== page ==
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  1. #21

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    Quote Originally Posted by sjard View Post
    So it looks like it's pretty much the same R&K system from 7th Sea 1st edition and the L5R games? Maybe slightly modified?
    It is similar but definitely a modified system. You no longer add all the dice together to generate a sum total.

    Instead you group the rolled dice pool into totals of 10 or greater. If you have 4 Ranks in a Skill sums of 15 grant 2 Raises (but Sums of 10 still grant a single Raise too)

    Example 1:
    Finesse 3/Ride 2 - 10, 3, 2, 6, 7
    Leads to 2 Raises (10, 7+3) with the last two dice (6 and 2) not contributing to success

    Example 2:
    Panache 3/Convince 4 - 10, 6, 7, 2, 9, 4, 1
    First the player re-rolls the 1 (Can re-roll a Die with a Rank 3 Skill) and gets a 5
    Next the player groups them for 5 Raises (10+5 for 2 Raises, 7+6+2 for 2 Raises, 9+4 for a Raise)

    In Second Edition, Actions and Tasks can have a variety of outcomes with Raises used as the "Currency" to achieve them.

    Tasks can be complex beasts with a certain base number of Raises needed for "basic success" and other Raises used for avoiding damage or complications as well as taking advantage of fortuitous opportunities.

    For example, a single Raise might let you accomplish your task (running across a burning ship's deck). 2 Raises are used to avoid taking damage from falling debris. A fourth Raise is used to describe you sliding under the swinging mast, picking up a cutlass lying on the deck as you do it.

    I can see the Dice System being challenging to implement in FG. With the resolution process involving choice, multiple outcomes, and narrative improvisation, I see it just being best handled by GMs and Players without automation.
    Last edited by Stx11; August 1st, 2016 at 18:27.

  2. #22
    I can see the Dice System being challenging to implement in FG. With the resolution process involving choice, multiple outcomes, and narrative improvisation, I see it just being best handled by GMs and Players without automation.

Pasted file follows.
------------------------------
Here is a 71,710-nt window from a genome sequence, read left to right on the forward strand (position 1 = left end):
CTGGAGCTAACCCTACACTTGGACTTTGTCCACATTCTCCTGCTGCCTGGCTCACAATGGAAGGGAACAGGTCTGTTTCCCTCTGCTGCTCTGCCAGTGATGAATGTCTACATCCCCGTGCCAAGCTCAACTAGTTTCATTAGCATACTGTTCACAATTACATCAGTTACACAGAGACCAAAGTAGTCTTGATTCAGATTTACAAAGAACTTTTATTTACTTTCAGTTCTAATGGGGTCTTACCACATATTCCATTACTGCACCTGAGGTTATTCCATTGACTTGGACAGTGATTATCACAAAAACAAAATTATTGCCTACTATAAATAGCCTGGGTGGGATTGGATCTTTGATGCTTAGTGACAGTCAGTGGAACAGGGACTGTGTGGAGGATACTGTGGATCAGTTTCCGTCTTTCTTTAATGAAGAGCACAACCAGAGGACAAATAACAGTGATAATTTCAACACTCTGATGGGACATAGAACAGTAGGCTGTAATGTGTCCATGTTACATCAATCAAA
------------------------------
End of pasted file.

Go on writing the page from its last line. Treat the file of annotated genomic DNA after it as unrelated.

I think if someone can implement, even as simply an 'extension', you can eliminate most of the work needed in a single or maybe three similar command rolls. I'm not great with code, but I think I can see the pseudocode here, assuming this can be done with current arrays. I think for most purposes, the most initial dice rolled would be 10. The modifiers, based off of the skill options would be entered after the roll. Basic example, using maximum skill:

    7throll 5 5 (1): Breaking down the pseudocommand, the command 7throll then modifiers trait, skill, legendary trait. (Legendary traits are dice that are not rolled but are preset to 10 and DO explode if they would normally). I debated using xd10 and then modifiers, but the modifiers are baked in to the skill. There may be circumstances that allow the abilities without, so it may better. The idea here is for common usage, not perfection of the edge cases.

    So in this case, the command checks the second variable, and presets behavior based on if the value is above 2 and by how much. If 5+, exploding 10s, 15 = 2 ranks, reroll one die.

    Step One: Initial dice array

    So the command would need an array built of variable 1 + 2, 10 for this example.

    Example array: 3 2 10 10 6 9 3 8 10 2

    Step Two: Legendary Traits

    Now while we've got a full dice array above, some of those don't exist yet, really because of Legendary Traits, ones that are 'always' 10s. In the command above, we've got one, so the array changes to this:

    Example array: 10 2 10 10 6 9 3 8 10 2

    Step Three: Explosion Management

    I'm sure people have done the recursion management for exploding dice before, likely using temporary arrays, but I'm not quite sure the details they would use, so I'm 'merely' blackboxing the example. This step HAS to be done after the legendary trait substitution, though, as they do count for explosion purposes.

    Example array: 10 2 10 10 6 9 3 8 10 2
    Secondary array: 1 3 5 7
    =
    Example array: 10 2 10 10 6 9 3 8 10 2 1 3 5 7

    Step Four: "Sort Fifteens"

    This is actually cleaner than it could be, mostly due to diminishing returns, I THINK.

    The first sort would be going through the array to find 2 dice matches for sums of 15 for 5 through 10. In other words, walk the array for those dice and find their counterpart. Why those specific is simply you could only get a 15 on two dice from a span of 5-10, so 1-4 aren't necessary for this step. After sorting, removing the sorted dice and adding to the raise tally. This is probably not good practice, but in this example, I'm using 0 to represent 'removed' dice.

    Example array: 10 2 10 10 6 9 3 8 10 2 1 3 5 7
    Sorted Array: (10 5) 2 10 10 (6 9) 3 (8 7) 2 10 1 3 Sorted Tally: 6

    Example Array: 0 2 10 10 0 0 3 0 2 10 1 3 0 0 Sorted Tally: 6

    Step Five: "Sort Tens"